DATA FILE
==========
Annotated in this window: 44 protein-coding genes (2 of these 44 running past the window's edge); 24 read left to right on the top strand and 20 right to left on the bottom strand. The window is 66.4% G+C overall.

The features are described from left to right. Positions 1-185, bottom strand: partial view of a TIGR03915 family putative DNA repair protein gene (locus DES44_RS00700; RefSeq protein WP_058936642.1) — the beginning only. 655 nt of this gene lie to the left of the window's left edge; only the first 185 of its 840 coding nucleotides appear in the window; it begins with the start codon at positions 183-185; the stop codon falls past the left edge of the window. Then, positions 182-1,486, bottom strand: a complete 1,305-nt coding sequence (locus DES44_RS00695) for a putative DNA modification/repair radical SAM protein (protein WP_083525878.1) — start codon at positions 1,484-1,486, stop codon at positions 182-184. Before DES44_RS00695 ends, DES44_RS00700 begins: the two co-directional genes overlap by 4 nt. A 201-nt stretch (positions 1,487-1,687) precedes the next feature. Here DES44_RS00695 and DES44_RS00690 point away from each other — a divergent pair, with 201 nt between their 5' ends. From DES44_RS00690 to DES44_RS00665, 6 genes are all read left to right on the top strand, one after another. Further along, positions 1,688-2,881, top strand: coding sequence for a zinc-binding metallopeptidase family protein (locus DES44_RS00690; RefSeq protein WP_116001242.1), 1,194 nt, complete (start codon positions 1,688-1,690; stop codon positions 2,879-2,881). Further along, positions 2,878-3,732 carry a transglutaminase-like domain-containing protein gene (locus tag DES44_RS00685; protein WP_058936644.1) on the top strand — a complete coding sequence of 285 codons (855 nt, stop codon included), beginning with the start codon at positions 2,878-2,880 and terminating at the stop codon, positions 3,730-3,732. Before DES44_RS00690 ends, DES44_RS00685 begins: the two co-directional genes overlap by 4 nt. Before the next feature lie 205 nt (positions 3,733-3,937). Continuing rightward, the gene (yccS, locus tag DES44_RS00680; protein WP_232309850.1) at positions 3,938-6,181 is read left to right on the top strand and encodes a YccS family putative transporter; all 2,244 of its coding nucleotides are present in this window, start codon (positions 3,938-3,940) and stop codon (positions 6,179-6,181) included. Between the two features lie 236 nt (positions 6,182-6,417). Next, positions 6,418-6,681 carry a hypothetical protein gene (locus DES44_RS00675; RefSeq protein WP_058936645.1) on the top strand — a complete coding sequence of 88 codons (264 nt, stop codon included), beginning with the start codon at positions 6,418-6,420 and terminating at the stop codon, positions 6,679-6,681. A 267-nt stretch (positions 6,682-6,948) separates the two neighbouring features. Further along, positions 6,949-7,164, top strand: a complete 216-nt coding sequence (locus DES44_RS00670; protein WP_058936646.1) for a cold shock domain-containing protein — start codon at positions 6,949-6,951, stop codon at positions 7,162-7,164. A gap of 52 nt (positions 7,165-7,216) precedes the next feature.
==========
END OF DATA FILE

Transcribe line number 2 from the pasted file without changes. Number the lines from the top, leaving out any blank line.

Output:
The features are described from left to right. Positions 1-185, bottom strand: partial view of a TIGR03915 family putative DNA repair protein gene (locus DES44_RS00700; RefSeq protein WP_058936642.1) — the beginning only. 655 nt of this gene lie to the left of the window's left edge; only the first 185 of its 840 coding nucleotides appear in the window; it begins with the start codon at positions 183-185; the stop codon falls past the left edge of the window. Then, positions 182-1,486, bottom strand: a complete 1,305-nt coding sequence (locus DES44_RS00695) for a putative DNA modification/repair radical SAM protein (protein WP_083525878.1) — start codon at positions 1,484-1,486, stop codon at positions 182-184. Before DES44_RS00695 ends, DES44_RS00700 begins: the two co-directional genes overlap by 4 nt. A 201-nt stretch (positions 1,487-1,687) precedes the next feature. Here DES44_RS00695 and DES44_RS00690 point away from each other — a divergent pair, with 201 nt between their 5' ends. From DES44_RS00690 to DES44_RS00665, 6 genes are all read left to right on the top strand, one after another. Further along, positions 1,688-2,881, top strand: coding sequence for a zinc-binding metallopeptidase family protein (locus DES44_RS00690; RefSeq protein WP_116001242.1), 1,194 nt, complete (start codon positions 1,688-1,690; stop codon positions 2,879-2,881). Further along, positions 2,878-3,732 carry a transglutaminase-like domain-containing protein gene (locus tag DES44_RS00685; protein WP_058936644.1) on the top strand — a complete coding sequence of 285 codons (855 nt, stop codon included), beginning with the start codon at positions 2,878-2,880 and terminating at the stop codon, positions 3,730-3,732. Before DES44_RS00690 ends, DES44_RS00685 begins: the two co-directional genes overlap by 4 nt. Before the next feature lie 205 nt (positions 3,733-3,937). Continuing rightward, the gene (yccS, locus tag DES44_RS00680; protein WP_232309850.1) at positions 3,938-6,181 is read left to right on the top strand and encodes a YccS family putative transporter; all 2,244 of its coding nucleotides are present in this window, start codon (positions 3,938-3,940) and stop codon (positions 6,179-6,181) included. Between the two features lie 236 nt (positions 6,182-6,417). Next, positions 6,418-6,681 carry a hypothetical protein gene (locus DES44_RS00675; RefSeq protein WP_058936645.1) on the top strand — a complete coding sequence of 88 codons (264 nt, stop codon included), beginning with the start codon at positions 6,418-6,420 and terminating at the stop codon, positions 6,679-6,681. A 267-nt stretch (positions 6,682-6,948) separates the two neighbouring features. Further along, positions 6,949-7,164, top strand: a complete 216-nt coding sequence (locus DES44_RS00670; protein WP_058936646.1) for a cold shock domain-containing protein — start codon at positions 6,949-6,951, stop codon at positions 7,162-7,164. A gap of 52 nt (positions 7,165-7,216) precedes the next feature.